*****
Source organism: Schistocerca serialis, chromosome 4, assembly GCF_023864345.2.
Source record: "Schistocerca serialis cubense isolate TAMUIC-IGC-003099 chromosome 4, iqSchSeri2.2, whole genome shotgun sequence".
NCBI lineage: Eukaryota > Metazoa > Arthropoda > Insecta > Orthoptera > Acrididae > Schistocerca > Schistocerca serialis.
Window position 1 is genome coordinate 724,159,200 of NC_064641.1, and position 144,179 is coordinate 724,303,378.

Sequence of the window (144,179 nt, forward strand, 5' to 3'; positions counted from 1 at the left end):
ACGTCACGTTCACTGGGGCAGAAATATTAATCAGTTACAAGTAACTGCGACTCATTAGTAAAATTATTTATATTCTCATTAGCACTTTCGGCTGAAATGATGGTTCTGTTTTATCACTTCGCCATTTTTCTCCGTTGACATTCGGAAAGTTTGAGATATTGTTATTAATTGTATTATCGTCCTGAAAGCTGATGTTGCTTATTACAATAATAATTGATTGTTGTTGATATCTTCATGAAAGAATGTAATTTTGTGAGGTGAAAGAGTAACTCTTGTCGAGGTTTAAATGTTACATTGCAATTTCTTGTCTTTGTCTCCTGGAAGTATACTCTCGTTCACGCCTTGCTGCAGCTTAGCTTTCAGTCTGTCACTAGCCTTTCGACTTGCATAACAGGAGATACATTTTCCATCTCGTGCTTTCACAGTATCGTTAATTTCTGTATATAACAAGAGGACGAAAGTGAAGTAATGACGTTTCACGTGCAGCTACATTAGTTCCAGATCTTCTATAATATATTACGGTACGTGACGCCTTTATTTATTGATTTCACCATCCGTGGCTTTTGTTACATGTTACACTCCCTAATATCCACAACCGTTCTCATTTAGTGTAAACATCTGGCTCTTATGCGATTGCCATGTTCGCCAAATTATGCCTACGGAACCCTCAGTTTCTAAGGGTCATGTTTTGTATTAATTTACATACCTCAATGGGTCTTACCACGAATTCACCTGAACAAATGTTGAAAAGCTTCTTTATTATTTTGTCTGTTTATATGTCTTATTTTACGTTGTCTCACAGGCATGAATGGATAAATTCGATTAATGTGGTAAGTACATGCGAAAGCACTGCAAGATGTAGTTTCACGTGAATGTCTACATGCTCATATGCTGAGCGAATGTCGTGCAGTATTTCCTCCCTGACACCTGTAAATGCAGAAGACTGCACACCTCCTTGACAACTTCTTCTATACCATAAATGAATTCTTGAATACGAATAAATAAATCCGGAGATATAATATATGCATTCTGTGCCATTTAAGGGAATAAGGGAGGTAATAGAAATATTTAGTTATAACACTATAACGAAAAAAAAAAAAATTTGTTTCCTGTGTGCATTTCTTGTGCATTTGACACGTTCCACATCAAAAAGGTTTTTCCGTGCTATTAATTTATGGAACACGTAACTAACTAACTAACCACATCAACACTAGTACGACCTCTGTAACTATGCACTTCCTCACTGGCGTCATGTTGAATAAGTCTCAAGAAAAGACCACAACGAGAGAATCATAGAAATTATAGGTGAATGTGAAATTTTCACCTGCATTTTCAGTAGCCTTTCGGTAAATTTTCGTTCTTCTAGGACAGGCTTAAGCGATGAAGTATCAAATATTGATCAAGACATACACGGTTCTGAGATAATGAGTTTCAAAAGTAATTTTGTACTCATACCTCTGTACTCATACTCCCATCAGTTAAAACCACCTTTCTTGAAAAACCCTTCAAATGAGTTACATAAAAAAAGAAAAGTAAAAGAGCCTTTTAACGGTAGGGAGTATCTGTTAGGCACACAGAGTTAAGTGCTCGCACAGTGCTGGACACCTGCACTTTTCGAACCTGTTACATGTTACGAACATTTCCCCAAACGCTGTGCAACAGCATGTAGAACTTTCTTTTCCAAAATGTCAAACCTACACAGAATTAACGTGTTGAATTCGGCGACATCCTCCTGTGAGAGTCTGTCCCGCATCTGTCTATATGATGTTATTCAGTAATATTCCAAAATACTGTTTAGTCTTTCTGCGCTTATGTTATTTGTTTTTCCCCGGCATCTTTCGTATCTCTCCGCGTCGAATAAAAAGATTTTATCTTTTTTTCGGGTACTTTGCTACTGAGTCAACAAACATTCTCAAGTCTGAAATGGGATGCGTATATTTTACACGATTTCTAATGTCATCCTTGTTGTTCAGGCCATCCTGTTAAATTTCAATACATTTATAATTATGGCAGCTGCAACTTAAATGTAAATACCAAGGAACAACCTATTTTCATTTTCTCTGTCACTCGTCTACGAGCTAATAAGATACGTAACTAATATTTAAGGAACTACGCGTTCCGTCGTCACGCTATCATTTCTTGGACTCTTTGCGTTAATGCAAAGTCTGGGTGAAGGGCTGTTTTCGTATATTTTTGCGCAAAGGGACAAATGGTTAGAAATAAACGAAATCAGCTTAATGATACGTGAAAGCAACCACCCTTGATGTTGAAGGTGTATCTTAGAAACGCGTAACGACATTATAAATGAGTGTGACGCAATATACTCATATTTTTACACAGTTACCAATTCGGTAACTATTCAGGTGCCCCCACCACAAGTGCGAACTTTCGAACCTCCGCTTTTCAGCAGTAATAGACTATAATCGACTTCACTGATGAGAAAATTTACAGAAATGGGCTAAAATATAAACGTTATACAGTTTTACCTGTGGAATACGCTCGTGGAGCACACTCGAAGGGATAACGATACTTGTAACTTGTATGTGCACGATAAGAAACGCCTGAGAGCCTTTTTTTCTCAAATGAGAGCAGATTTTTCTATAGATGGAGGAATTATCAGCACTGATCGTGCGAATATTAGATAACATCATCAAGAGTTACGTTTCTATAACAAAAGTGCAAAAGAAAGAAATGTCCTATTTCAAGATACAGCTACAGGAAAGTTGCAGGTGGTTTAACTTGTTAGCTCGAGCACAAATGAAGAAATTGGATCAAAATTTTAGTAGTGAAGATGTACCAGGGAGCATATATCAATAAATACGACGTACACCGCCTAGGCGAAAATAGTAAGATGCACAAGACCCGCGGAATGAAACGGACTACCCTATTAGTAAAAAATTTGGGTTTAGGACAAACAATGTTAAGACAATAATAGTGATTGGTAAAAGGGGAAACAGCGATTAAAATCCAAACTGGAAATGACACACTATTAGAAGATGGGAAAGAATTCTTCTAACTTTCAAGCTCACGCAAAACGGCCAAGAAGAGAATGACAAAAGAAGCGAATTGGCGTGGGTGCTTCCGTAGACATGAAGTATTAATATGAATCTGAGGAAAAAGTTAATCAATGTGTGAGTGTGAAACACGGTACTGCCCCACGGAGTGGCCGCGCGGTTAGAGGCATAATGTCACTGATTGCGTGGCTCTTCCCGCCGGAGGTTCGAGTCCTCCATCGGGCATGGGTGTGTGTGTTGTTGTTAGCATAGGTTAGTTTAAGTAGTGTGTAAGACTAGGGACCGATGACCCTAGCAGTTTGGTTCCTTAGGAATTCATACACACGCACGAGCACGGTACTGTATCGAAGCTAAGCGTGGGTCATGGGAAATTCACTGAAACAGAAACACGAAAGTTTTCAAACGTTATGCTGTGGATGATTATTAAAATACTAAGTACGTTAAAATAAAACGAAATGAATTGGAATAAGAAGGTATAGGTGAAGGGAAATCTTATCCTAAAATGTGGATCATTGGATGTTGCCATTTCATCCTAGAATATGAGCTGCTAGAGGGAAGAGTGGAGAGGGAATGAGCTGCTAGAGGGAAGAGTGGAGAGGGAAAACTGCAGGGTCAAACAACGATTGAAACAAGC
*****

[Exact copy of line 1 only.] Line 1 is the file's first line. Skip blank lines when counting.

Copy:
Source organism: Schistocerca serialis, chromosome 4, assembly GCF_023864345.2.